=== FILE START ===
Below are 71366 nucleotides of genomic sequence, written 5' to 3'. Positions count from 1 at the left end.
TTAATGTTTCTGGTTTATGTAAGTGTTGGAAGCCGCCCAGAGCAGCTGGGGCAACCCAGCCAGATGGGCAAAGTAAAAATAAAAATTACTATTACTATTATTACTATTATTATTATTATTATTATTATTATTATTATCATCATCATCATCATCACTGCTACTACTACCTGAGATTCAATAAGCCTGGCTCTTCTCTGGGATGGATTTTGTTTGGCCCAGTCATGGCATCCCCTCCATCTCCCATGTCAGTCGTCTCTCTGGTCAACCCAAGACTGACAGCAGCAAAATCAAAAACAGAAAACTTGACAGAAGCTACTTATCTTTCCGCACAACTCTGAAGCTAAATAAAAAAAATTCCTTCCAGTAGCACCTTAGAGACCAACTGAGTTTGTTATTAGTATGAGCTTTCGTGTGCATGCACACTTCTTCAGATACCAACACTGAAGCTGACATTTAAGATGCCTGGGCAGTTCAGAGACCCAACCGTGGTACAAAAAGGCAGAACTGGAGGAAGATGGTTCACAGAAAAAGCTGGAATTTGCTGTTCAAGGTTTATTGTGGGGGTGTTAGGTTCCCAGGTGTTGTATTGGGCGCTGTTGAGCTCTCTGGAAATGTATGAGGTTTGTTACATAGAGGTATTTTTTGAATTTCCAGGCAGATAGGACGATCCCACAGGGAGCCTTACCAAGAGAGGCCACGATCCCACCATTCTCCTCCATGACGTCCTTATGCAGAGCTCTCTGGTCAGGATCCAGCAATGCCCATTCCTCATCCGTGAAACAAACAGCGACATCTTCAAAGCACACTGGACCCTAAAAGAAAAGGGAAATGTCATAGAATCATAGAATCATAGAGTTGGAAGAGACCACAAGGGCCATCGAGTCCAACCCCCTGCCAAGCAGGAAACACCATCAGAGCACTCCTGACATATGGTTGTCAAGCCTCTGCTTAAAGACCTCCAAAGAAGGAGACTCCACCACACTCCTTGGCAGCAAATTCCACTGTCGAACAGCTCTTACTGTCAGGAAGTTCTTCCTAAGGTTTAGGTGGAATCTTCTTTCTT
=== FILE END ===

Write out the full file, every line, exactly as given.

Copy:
Below are 71366 nucleotides of genomic sequence, written 5' to 3'. Positions count from 1 at the left end.
TTAATGTTTCTGGTTTATGTAAGTGTTGGAAGCCGCCCAGAGCAGCTGGGGCAACCCAGCCAGATGGGCAAAGTAAAAATAAAAATTACTATTACTATTATTACTATTATTATTATTATTATTATTATTATTATTATCATCATCATCATCATCACTGCTACTACTACCTGAGATTCAATAAGCCTGGCTCTTCTCTGGGATGGATTTTGTTTGGCCCAGTCATGGCATCCCCTCCATCTCCCATGTCAGTCGTCTCTCTGGTCAACCCAAGACTGACAGCAGCAAAATCAAAAACAGAAAACTTGACAGAAGCTACTTATCTTTCCGCACAACTCTGAAGCTAAATAAAAAAAATTCCTTCCAGTAGCACCTTAGAGACCAACTGAGTTTGTTATTAGTATGAGCTTTCGTGTGCATGCACACTTCTTCAGATACCAACACTGAAGCTGACATTTAAGATGCCTGGGCAGTTCAGAGACCCAACCGTGGTACAAAAAGGCAGAACTGGAGGAAGATGGTTCACAGAAAAAGCTGGAATTTGCTGTTCAAGGTTTATTGTGGGGGTGTTAGGTTCCCAGGTGTTGTATTGGGCGCTGTTGAGCTCTCTGGAAATGTATGAGGTTTGTTACATAGAGGTATTTTTTGAATTTCCAGGCAGATAGGACGATCCCACAGGGAGCCTTACCAAGAGAGGCCACGATCCCACCATTCTCCTCCATGACGTCCTTATGCAGAGCTCTCTGGTCAGGATCCAGCAATGCCCATTCCTCATCCGTGAAACAAACAGCGACATCTTCAAAGCACACTGGACCCTAAAAGAAAAGGGAAATGTCATAGAATCATAGAATCATAGAGTTGGAAGAGACCACAAGGGCCATCGAGTCCAACCCCCTGCCAAGCAGGAAACACCATCAGAGCACTCCTGACATATGGTTGTCAAGCCTCTGCTTAAAGACCTCCAAAGAAGGAGACTCCACCACACTCCTTGGCAGCAAATTCCACTGTCGAACAGCTCTTACTGTCAGGAAGTTCTTCCTAAGGTTTAGGTGGAATCTTCTTTCTT